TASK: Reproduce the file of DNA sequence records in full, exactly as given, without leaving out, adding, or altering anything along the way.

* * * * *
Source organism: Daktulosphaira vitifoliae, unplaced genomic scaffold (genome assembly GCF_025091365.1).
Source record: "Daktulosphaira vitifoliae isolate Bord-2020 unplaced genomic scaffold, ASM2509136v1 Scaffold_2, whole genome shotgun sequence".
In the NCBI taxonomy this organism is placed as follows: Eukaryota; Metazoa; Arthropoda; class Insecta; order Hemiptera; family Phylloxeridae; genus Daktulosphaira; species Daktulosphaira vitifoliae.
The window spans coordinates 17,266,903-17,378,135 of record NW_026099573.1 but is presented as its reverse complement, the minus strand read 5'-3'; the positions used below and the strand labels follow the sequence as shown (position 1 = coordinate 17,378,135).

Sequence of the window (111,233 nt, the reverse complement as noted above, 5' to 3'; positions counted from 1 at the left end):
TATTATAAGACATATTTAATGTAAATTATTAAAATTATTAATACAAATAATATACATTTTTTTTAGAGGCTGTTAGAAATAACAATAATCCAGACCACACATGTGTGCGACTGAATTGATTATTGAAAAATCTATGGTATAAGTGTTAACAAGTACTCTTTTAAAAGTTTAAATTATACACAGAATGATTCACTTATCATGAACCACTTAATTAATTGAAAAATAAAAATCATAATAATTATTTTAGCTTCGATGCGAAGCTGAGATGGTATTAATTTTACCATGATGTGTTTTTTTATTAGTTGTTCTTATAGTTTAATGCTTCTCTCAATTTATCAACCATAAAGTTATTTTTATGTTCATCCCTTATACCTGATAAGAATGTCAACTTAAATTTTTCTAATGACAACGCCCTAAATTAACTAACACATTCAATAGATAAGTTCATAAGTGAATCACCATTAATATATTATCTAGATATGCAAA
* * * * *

Source organism: Daktulosphaira vitifoliae, unplaced genomic scaffold (genome assembly GCF_025091365.1).
Source record: "Daktulosphaira vitifoliae isolate Bord-2020 unplaced genomic scaffold, ASM2509136v1 Scaffold_2, whole genome shotgun sequence".
In the NCBI taxonomy this organism is placed as follows: Eukaryota; Metazoa; Arthropoda; class Insecta; order Hemiptera; family Phylloxeridae; genus Daktulosphaira; species Daktulosphaira vitifoliae.
The window spans coordinates 17,266,903-17,378,135 of record NW_026099573.1 but is presented as its reverse complement, the minus strand read 5'-3'; the positions used below and the strand labels follow the sequence as shown (position 1 = coordinate 17,378,135).

Sequence of the window (111,233 nt, the reverse complement as noted above, 5' to 3'; positions counted from 1 at the left end):
TATTATAAGACATATTTAATGTAAATTATTAAAATTATTAATACAAATAATATACATTTTTTTTAGAGGCTGTTAGAAATAACAATAATCCAGACCACACATGTGTGCGACTGAATTGATTATTGAAAAATCTATGGTATAAGTGTTAACAAGTACTCTTTTAAAAGTTTAAATTATACACAGAATGATTCACTTATCATGAACCACTTAATTAATTGAAAAATAAAAATCATAATAATTATTTTAGCTTCGATGCGAAGCTGAGATGGTATTAATTTTACCATGATGTGTTTTTTTATTAGTTGTTCTTATAGTTTAATGCTTCTCTCAATTTATCAACCATAAAGTTATTTTTATGTTCATCCCTTATACCTGATAAGAATGTCAACTTAAATTTTTCTAATGACAACGCCCTAAATTAACTAACACATTCAATAGATAAGTTCATAAGTGAATCACCATTAATATATTATCTAGATATGCAAA